According to figures from Bain & Company, the online channel’s share of sales in the US and UK expanded from 5.1% and 8.1% respectively at the end of 2019 to 6.6% and 12.4% at the peak of the crisis. In markets such as Italy and Germany, where online grocery shopping had been slower to take off, online sales penetration practically doubled overnight, expanding in Italy from 2 to 4.3% and in Germany from 1.5 to 2.9%. The sales volumes realized are not fully reflective of the spikes in actual demand, as many shoppers who attempted to make online orders were unable to do so as retailers struggled to ramp up their capacity to match the pace of rising demand.
Essentially, the arrival of COVID-19 resulted in shifts that were expected to gradually tick along over a five year stretch suddenly taking place in a matter of months. For context, it took twenty years for online grocery sales in the UK to capture to 7% of all grocery sales, and in less than three months, the channel’s share of market leapfrogged another 5% to reach 13% overall.
The pandemic prompted those who were otherwise content to do all their grocery shopping in-store to experiment with online shopping as an alternative for the first time. This has fast-tracked a wave of fresh adopters, many of whom are likely to continue with this habit long term. According to Bain, over the course of the pandemic, 41% of all US online grocery shoppers were first time users, with the consultancy predicting that between 35 to 45% of these new adopters will continue to shop online even once stay at home ordinances and social distancing concerns are alleviated. Research published by UBS reveals that 71% of UK respondents stated that they will shop online “as often or more after the COVID -19 situation improves”.
Bain forecasts that collectively the US, UK, Germany and France will witness 350 million additional online grocery orders valued at a surplus of $36 billion in sales in 2020 compared with 2019. Accordingly, while grocers are racing against the clock to ramp up online capacity, they need to do so deliberately and strategically such that they develop the infrastructure and operating model to operate profitably within the channel over the long term.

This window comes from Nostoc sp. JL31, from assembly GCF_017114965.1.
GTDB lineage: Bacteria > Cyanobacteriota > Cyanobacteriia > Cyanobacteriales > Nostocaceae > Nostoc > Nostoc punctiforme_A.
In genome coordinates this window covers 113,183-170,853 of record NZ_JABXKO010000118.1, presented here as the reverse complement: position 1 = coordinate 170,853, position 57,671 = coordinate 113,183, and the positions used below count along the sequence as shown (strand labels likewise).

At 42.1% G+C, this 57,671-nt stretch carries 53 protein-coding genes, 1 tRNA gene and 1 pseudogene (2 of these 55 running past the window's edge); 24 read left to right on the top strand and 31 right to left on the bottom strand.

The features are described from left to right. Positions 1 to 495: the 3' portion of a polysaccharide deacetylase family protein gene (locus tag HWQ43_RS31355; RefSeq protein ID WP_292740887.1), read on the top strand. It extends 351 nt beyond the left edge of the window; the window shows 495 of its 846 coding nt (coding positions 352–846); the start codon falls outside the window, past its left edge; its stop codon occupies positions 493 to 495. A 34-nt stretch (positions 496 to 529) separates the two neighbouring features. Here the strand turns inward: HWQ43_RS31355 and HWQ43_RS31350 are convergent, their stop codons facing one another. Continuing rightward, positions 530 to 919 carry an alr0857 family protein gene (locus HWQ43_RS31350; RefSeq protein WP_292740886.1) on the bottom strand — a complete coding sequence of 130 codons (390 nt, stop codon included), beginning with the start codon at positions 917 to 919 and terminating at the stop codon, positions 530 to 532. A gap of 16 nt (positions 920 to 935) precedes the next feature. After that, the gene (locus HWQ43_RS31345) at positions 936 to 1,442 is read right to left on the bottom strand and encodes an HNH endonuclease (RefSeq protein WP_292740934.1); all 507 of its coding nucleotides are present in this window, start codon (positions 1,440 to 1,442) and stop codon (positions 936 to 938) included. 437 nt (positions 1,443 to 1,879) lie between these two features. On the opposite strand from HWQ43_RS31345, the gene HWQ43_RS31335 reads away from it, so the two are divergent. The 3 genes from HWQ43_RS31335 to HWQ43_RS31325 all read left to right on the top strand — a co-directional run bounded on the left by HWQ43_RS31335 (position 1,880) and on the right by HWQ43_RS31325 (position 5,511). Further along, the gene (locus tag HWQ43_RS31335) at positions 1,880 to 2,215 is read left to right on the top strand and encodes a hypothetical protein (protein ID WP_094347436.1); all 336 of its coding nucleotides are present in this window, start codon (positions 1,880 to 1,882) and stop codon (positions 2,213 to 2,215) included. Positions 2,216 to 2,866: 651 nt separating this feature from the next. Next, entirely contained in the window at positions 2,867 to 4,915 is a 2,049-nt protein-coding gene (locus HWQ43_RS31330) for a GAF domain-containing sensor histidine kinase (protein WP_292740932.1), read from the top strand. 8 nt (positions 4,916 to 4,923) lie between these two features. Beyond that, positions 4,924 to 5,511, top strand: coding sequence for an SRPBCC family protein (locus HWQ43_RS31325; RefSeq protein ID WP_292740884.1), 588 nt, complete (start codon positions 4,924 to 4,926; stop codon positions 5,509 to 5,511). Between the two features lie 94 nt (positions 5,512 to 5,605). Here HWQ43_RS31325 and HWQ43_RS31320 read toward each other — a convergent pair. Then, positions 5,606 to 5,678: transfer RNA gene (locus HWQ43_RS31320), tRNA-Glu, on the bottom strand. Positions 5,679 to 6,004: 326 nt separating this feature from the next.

Part of the reason that e-commerce in China has proven so lucrative is that the country has conditions working in its favour, such as densely populated urban centres and a relatively affordable labour force. For most retailers elsewhere, in-stores sales offer far better margins than their online counterparts, and in many cases, the profits earned in-store are allocated towards subsidizing their nascent e-commerce operations. Pre-COVID, for a retailer whose e-commerce sales accounted for less than 10% of total sales and were growing at a moderate rate of 1% per annum, improving channel margins was treated with less urgency and considered more of a long-term play.
Online order fulfillment and deliveries come with added costs ranging from website management, to order picking and packaging, and last mile shipments. There are also higher rates of costly product returns as customers are unable to see and touch the products prior to purchase. RSR Research estimates that online orders cost retailers 10-15% more to fulfill than in-store sales. According to Bain, the operating margin of in-store sales are already quite slim at between 2-4%. So, unless efficiencies can be gained or additional revenues earned, the cannibalization of in-store sales could put retailers into negative earnings territory.